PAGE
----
Wall Street predicted Russia's economy would collapse after it invaded Ukraine. These 3 charts show that hasn't happened.

  • Top investment banks expected Russia to suffer severe economic damage after it invaded Ukraine in February.
  • But Russia’s economy has held up better than expected, causing them to revise those predictions.
  • Here are three charts that show the Russian economy’s resilience in the six months since war started.

When President Vladimir Putin’s forces invaded Ukraine in late February, many Wall Street analysts rushed to predict Russia’s economic downfall. Six months later, they’ve been forced to revise those forecasts.

Those dire warnings looked set to become reality in the weeks after war broke out. Western allies brought in economic sanctions — such as oil import bans and cutting the Russian ruble out of international currency markets.

But Russia’s economy has shown a lot of resilience. These three charts show how.

Economic growth holds up

In March, top investment bank JPMorgan said Russia’s gross domestic product would fall 35% in the second quarter compared with the previous. Goldman Sachs predicted its economy would suffer its worst contraction since the Soviet Union imploded in the early 1990s.

But Russia’s GDP slipped only 4% year-on-year in the three months to June 30. In fact, its economic growth shrank at a faster rate after the coronavirus pandemic broke out, when GDP fell 7.4% in the second quarter of 2020.

Given that, JPMorgan has concluded Russia’s economy has held up under the weight of tough sanctions

Available data “does not point to an abrupt plunge in activity — at least for now,” its strategists said in a note recently. “The GDP profile, therefore, looks increasingly likely to be consistent with a drawn-out, but not very sharp recession.”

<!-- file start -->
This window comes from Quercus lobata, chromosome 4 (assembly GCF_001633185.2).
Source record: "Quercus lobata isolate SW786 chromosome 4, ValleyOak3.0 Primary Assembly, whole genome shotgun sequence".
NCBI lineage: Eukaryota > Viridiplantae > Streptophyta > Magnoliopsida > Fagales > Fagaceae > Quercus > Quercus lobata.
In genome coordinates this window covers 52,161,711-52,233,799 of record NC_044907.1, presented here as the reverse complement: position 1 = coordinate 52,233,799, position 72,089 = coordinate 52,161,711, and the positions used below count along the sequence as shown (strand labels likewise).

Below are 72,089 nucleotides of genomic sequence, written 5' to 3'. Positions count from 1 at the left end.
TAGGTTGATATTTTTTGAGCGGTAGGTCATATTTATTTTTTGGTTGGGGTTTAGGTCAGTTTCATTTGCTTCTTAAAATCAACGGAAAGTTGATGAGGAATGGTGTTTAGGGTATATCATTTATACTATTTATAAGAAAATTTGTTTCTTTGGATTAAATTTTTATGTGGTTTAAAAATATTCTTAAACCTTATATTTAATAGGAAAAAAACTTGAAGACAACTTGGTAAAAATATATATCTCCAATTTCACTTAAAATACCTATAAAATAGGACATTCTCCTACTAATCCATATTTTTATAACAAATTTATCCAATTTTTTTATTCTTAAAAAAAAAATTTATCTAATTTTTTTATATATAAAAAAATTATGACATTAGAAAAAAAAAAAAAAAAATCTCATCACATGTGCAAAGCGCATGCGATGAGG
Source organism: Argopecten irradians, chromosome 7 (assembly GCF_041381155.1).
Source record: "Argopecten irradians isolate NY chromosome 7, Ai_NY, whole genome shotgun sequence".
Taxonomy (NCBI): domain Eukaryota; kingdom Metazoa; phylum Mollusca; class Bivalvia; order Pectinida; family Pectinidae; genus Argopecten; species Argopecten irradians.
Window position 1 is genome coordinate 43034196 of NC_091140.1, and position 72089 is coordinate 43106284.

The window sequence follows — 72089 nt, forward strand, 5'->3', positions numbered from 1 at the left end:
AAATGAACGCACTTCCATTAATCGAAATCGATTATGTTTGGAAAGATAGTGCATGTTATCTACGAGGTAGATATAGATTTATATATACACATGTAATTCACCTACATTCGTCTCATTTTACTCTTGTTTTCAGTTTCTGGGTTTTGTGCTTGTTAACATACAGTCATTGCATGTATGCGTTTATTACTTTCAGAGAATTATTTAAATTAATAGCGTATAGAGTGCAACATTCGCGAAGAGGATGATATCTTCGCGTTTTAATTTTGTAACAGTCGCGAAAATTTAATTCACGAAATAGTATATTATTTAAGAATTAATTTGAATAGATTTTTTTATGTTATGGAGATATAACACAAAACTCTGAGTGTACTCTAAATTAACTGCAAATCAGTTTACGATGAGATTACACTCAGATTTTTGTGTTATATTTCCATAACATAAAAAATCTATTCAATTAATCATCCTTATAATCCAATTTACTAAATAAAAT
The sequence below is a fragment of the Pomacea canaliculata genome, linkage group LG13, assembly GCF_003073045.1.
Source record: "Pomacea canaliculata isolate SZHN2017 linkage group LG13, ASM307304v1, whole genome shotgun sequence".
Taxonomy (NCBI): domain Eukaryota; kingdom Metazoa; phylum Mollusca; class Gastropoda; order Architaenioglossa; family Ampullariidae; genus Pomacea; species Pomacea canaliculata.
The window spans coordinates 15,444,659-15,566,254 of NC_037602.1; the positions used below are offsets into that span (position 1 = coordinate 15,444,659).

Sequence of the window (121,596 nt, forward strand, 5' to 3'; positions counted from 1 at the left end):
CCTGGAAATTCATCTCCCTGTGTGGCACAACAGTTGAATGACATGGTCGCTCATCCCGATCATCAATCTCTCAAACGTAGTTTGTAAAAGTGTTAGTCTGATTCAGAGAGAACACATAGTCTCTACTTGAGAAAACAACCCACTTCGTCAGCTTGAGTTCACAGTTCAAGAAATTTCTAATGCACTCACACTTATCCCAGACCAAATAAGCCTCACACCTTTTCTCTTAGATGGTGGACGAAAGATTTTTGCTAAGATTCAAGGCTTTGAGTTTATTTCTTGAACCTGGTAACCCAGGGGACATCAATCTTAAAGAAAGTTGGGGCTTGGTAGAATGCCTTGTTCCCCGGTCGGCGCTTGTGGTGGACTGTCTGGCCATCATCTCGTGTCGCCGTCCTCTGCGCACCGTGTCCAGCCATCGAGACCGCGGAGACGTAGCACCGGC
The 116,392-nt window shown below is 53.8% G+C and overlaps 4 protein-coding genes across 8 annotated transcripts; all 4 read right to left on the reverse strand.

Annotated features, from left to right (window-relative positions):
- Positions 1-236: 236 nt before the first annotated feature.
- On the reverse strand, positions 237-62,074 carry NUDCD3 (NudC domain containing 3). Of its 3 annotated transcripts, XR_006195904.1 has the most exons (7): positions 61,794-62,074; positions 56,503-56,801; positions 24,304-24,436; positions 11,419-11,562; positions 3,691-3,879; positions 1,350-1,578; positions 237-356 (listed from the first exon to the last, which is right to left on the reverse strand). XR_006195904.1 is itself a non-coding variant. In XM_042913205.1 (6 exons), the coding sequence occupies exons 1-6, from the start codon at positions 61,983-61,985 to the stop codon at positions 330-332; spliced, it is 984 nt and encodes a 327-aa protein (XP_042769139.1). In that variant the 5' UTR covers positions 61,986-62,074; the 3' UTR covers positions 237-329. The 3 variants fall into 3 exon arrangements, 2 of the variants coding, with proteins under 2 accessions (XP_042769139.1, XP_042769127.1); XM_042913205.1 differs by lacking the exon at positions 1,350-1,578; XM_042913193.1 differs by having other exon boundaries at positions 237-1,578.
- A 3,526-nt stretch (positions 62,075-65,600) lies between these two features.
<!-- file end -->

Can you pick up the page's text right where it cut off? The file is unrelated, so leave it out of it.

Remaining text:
Stronger-than-expected exports of Russian commodities, including crude oil, has helped support the economy. The country has also benefited from robust demand among its own consumers and a Kremlin-devised program to keep unemployment low, according to the International Monetary Fund.

“Domestic demand is showing some resilience thanks to containment of the effect of the sanctions on the domestic financial sector and a lower-than-anticipated weakening of the labor market,” the IMF said in July.

Oil exports boosted by Asia pivot

Wall Street analysts also predicted that Western oil import bans would badly hurt Russia, the world’s third-largest oil producer behind the US and Saudi Arabia.

Its economy is heavily reliant on its energy exports, with oil and gas revenues making up 45% of its federal budget last year, according to the International Energy Agency.

The US put an embargo on Russian energy imports in March, while the EU agreed a phased ban — which for now impacts 75% of Russian oil purchases — in May.

In March, Goldman Sachs said Moscow was unlikely to find other crude oil trading partners, given its expulsion from the SWIFT banking system prevented the Russian Central Bank from using its foreign reserves.

“Illustrating this point, there are no reports of increased Chinese purchases of Russian crude so far, with China similarly not scaling up imports of Iranian or Venezuelan crude in recent years,” its analysts said.

But Russia still exports 7.4 million barrels of its oil each day, according to Bloomberg data for July.

India’s purchases of Russian oil have played a big part. Its imports rose five months in a row before slipping slightly in June. It’s still taking in 1 million barrels of Russian oil a day — a 900% increase from February.

And Europe has yet failed to wean itself off of Russian crude. The EU still brings in 2.8 million barrels a day, according to Bloomberg data. That’s just a 30% drop from February’s 4 million barrels a day.

Factory and services activity revives

Wall Street saw nothing but pain ahead for Russia’s manufacturing and services sectors as Western economic sanctions hit.

In the wake of the Ukraine invasion, Russia’s composite Purchasing Managers Index — which tracks trends in the two sectors — tumbled. It slid from 50.8 in February to 37.7 in March, with a reading above 50 indicating growth and below 50, contraction. 

Goldman Sachs strategists said the contraction was “broad-based, with sharp drops in the output, new orders, and especially the new exports orders components”. They noted Moscow should brace for further declines.

But several months later, Russia’s composite PMI has risen back into growth territory.

The index climbed to 44.4 in April, rose above 50 in June, and hit 52.2 last month. That last reading means Russia’s economic health is blooming -—a far cry from the predictions of doom made on Wall Street.

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